Overall, the issues of poorly tested bug reporting interfaces and requiring legal agreements to report vulnerabilities have come up multiple times, and led to delays of Project Zero reporting vulnerabilities. We recommend that vendors test their vulnerability reporting interfaces from the perspective of someone who’s never reported a bug from outside of their corporate network, and make sure to do localized testing. It is also important to allow bug reports without requiring the reporter to enter into excessive legal agreements.

While only accepting vulnerability reports via web forms can reduce the number of invalid reports, which is a major challenge for teams accepting vulnerability reports, they can also be unreliable and prevent vulnerability reporting in situations that were not expected by those designing them, unless they are very well tested. Having an alternate email address that vulnerability reporters can use to report bugs if they encounter problems is a good way to prevent this type of problem.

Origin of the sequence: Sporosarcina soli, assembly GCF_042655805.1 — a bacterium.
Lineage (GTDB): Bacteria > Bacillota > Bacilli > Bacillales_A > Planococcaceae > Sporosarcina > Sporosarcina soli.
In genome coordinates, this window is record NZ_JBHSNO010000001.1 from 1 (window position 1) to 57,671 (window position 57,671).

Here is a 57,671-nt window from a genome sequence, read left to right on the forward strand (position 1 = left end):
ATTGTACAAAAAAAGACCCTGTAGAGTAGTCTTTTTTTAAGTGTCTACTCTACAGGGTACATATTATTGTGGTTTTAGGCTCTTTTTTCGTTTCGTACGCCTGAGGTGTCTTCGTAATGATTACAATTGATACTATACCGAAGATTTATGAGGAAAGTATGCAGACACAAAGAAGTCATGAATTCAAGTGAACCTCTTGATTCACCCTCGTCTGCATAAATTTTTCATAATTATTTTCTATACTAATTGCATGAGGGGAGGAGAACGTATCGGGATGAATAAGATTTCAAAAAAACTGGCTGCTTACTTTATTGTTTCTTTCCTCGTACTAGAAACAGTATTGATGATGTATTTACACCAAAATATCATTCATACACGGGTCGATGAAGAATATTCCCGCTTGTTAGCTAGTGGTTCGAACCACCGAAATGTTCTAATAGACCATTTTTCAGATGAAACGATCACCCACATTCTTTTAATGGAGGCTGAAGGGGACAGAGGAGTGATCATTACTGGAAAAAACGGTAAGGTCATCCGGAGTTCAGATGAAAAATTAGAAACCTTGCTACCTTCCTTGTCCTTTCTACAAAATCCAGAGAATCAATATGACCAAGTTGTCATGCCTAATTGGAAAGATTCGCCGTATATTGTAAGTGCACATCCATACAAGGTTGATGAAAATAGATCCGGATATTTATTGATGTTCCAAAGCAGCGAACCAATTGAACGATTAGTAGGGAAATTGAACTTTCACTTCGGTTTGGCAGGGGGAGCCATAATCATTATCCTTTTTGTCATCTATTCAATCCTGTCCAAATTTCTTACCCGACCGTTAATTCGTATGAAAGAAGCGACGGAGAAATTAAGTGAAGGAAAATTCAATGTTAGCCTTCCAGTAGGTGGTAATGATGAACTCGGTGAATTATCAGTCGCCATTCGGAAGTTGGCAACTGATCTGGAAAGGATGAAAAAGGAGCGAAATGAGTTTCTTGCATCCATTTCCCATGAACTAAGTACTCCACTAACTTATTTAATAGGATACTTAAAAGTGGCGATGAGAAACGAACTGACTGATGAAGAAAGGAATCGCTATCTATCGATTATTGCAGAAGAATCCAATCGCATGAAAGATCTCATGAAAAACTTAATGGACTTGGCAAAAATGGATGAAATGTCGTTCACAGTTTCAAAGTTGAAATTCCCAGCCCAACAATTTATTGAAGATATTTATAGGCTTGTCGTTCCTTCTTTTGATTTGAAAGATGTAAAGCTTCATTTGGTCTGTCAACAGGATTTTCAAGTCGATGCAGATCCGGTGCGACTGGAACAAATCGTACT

Reporting the Bug
I eventually contacted some members of the Knox security team at Samsung that I had worked with on previous bugs and they recommended reporting the issue to mobile.security@samsung.com. This email is not documented on the Samsung website, except for a single blog post from 2015.

The difficulty I encountered reporting this serious vulnerability delayed my report one week. It might have caused a longer delay if I did not have contacts at Samsung who could help.

Samsung started rolling out updates for CVE-2018-10751 (Samsung’s identifier SVE-2018-11463) in their April maintenance release.

Samsung has updated their account creation page so that it always displays English text if the language is set to English. Also, the vulnerability report form can now be submitted without agreeing to the terms for the Samsung’s rewards program, though the user still has to agree to two other agreements. They have also updated their bug reporting page to provide an email address as well as a webform. We appreciate the changes they have made to make reporting vulnerabilities in Samsung products easier for everyone.

Conclusion